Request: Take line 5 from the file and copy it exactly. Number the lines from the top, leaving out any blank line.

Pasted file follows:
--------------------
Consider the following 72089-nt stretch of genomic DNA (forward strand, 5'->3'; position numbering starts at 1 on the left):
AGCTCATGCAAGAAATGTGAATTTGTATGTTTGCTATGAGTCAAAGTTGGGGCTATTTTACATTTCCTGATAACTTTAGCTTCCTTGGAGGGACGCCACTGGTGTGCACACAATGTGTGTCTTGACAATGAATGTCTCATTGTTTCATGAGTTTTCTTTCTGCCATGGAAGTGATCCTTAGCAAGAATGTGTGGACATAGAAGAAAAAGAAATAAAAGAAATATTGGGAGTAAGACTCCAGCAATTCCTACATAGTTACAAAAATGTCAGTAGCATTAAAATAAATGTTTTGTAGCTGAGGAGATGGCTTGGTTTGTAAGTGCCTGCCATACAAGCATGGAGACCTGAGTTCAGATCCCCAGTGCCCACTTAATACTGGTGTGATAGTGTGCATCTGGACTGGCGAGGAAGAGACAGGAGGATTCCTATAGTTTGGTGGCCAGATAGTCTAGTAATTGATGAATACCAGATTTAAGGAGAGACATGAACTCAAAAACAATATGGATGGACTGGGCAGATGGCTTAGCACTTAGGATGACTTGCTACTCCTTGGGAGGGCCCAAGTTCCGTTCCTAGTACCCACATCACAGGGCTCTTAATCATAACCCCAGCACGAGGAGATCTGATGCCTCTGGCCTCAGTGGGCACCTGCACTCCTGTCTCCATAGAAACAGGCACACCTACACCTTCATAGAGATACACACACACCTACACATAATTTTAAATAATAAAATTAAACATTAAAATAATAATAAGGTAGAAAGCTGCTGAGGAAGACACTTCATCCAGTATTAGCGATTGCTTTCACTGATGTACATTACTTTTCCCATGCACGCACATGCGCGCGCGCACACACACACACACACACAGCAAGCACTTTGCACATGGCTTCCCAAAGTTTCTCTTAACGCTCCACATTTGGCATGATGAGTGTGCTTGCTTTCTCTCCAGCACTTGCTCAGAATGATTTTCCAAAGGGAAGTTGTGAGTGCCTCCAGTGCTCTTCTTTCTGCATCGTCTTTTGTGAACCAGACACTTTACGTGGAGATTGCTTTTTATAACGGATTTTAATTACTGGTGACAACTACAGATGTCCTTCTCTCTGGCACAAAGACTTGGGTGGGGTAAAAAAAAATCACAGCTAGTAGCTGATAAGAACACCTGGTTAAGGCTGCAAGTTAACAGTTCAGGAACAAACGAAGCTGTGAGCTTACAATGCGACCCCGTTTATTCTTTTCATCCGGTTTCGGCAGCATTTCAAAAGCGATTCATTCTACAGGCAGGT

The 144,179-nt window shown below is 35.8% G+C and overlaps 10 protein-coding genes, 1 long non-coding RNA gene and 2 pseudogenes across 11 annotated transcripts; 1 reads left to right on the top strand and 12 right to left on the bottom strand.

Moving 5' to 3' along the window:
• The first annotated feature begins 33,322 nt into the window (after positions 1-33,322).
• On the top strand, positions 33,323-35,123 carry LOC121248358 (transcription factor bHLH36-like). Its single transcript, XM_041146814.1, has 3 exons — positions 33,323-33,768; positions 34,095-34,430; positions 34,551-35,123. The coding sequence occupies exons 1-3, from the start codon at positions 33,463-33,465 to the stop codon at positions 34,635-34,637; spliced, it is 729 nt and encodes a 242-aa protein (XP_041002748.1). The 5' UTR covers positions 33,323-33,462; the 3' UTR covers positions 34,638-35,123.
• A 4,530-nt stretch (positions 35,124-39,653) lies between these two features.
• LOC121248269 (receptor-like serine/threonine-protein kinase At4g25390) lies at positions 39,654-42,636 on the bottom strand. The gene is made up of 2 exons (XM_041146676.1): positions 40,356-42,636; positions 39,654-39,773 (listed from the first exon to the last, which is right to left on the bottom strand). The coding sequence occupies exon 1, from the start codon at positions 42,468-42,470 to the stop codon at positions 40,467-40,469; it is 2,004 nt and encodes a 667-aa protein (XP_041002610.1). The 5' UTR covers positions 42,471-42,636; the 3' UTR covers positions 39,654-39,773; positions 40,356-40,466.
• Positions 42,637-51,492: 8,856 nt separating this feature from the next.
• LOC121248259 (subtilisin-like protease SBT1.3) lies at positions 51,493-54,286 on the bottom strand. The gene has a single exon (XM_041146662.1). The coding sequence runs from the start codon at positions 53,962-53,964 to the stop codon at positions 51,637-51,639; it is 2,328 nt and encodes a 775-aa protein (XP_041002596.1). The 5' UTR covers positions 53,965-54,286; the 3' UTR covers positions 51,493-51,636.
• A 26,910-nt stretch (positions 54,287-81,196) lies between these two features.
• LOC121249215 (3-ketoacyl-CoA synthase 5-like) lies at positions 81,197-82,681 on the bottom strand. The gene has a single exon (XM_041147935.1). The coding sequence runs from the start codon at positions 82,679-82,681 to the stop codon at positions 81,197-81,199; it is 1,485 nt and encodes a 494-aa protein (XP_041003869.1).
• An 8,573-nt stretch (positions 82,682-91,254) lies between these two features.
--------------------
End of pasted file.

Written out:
• The first annotated feature begins 33,322 nt into the window (after positions 1-33,322).